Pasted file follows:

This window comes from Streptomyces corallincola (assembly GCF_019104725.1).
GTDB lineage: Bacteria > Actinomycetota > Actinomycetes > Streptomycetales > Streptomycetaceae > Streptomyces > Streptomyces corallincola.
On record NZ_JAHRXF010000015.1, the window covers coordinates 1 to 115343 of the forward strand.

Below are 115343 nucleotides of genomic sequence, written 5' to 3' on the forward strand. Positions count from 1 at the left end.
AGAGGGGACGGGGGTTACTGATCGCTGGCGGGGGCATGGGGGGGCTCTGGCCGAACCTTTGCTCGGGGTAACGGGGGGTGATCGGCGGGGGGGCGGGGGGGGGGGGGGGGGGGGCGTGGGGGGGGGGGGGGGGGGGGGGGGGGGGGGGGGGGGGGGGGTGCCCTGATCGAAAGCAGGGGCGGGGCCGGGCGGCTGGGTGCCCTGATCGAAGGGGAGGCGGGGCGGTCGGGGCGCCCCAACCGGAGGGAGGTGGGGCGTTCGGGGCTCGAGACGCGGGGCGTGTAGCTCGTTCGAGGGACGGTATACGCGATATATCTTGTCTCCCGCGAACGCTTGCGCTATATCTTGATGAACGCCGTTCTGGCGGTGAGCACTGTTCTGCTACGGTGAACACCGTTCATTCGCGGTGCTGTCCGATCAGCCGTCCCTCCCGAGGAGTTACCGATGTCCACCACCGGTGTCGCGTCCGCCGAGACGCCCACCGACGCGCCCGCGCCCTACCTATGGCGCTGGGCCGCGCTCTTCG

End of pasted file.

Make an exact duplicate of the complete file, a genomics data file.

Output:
This window comes from Streptomyces corallincola (assembly GCF_019104725.1).
GTDB lineage: Bacteria > Actinomycetota > Actinomycetes > Streptomycetales > Streptomycetaceae > Streptomyces > Streptomyces corallincola.
On record NZ_JAHRXF010000015.1, the window covers coordinates 1 to 115343 of the forward strand.

Below are 115343 nucleotides of genomic sequence, written 5' to 3' on the forward strand. Positions count from 1 at the left end.
AGAGGGGACGGGGGTTACTGATCGCTGGCGGGGGCATGGGGGGGCTCTGGCCGAACCTTTGCTCGGGGTAACGGGGGGTGATCGGCGGGGGGGCGGGGGGGGGGGGGGGGGGGGCGTGGGGGGGGGGGGGGGGGGGGGGGGGGGGGGGGGGGGGGGGGTGCCCTGATCGAAAGCAGGGGCGGGGCCGGGCGGCTGGGTGCCCTGATCGAAGGGGAGGCGGGGCGGTCGGGGCGCCCCAACCGGAGGGAGGTGGGGCGTTCGGGGCTCGAGACGCGGGGCGTGTAGCTCGTTCGAGGGACGGTATACGCGATATATCTTGTCTCCCGCGAACGCTTGCGCTATATCTTGATGAACGCCGTTCTGGCGGTGAGCACTGTTCTGCTACGGTGAACACCGTTCATTCGCGGTGCTGTCCGATCAGCCGTCCCTCCCGAGGAGTTACCGATGTCCACCACCGGTGTCGCGTCCGCCGAGACGCCCACCGACGCGCCCGCGCCCTACCTATGGCGCTGGGCCGCGCTCTTCG